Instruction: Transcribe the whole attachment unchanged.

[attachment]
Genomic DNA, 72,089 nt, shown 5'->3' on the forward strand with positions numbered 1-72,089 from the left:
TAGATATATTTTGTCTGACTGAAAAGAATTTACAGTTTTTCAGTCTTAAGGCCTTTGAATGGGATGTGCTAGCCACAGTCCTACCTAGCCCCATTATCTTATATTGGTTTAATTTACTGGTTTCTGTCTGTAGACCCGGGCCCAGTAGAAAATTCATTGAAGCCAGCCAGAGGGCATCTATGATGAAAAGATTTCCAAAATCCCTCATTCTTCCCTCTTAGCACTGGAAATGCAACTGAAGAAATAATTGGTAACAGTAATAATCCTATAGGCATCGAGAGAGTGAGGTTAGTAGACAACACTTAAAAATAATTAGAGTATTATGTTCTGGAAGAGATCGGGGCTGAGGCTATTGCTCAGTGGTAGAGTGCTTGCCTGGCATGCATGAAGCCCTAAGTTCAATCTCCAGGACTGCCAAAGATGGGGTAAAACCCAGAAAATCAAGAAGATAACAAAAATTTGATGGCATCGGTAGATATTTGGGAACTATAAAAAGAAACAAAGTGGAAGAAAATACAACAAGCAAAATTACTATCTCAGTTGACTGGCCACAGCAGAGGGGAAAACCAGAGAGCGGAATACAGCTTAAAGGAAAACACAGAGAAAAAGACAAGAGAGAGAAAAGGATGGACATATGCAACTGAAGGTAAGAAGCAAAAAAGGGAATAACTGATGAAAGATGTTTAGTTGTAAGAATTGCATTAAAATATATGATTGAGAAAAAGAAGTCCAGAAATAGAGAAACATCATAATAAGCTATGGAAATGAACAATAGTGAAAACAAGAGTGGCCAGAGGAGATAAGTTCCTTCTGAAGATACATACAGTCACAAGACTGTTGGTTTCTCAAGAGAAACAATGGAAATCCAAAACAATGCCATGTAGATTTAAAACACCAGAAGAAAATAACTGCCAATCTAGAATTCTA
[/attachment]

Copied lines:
Genomic DNA, 72,089 nt, shown 5'->3' on the forward strand with positions numbered 1-72,089 from the left:
TAGATATATTTTGTCTGACTGAAAAGAATTTACAGTTTTTCAGTCTTAAGGCCTTTGAATGGGATGTGCTAGCCACAGTCCTACCTAGCCCCATTATCTTATATTGGTTTAATTTACTGGTTTCTGTCTGTAGACCCGGGCCCAGTAGAAAATTCATTGAAGCCAGCCAGAGGGCATCTATGATGAAAAGATTTCCAAAATCCCTCATTCTTCCCTCTTAGCACTGGAAATGCAACTGAAGAAATAATTGGTAACAGTAATAATCCTATAGGCATCGAGAGAGTGAGGTTAGTAGACAACACTTAAAAATAATTAGAGTATTATGTTCTGGAAGAGATCGGGGCTGAGGCTATTGCTCAGTGGTAGAGTGCTTGCCTGGCATGCATGAAGCCCTAAGTTCAATCTCCAGGACTGCCAAAGATGGGGTAAAACCCAGAAAATCAAGAAGATAACAAAAATTTGATGGCATCGGTAGATATTTGGGAACTATAAAAAGAAACAAAGTGGAAGAAAATACAACAAGCAAAATTACTATCTCAGTTGACTGGCCACAGCAGAGGGGAAAACCAGAGAGCGGAATACAGCTTAAAGGAAAACACAGAGAAAAAGACAAGAGAGAGAAAAGGATGGACATATGCAACTGAAGGTAAGAAGCAAAAAAGGGAATAACTGATGAAAGATGTTTAGTTGTAAGAATTGCATTAAAATATATGATTGAGAAAAAGAAGTCCAGAAATAGAGAAACATCATAATAAGCTATGGAAATGAACAATAGTGAAAACAAGAGTGGCCAGAGGAGATAAGTTCCTTCTGAAGATACATACAGTCACAAGACTGTTGGTTTCTCAAGAGAAACAATGGAAATCCAAAACAATGCCATGTAGATTTAAAACACCAGAAGAAAATAACTGCCAATCTAGAATTCTA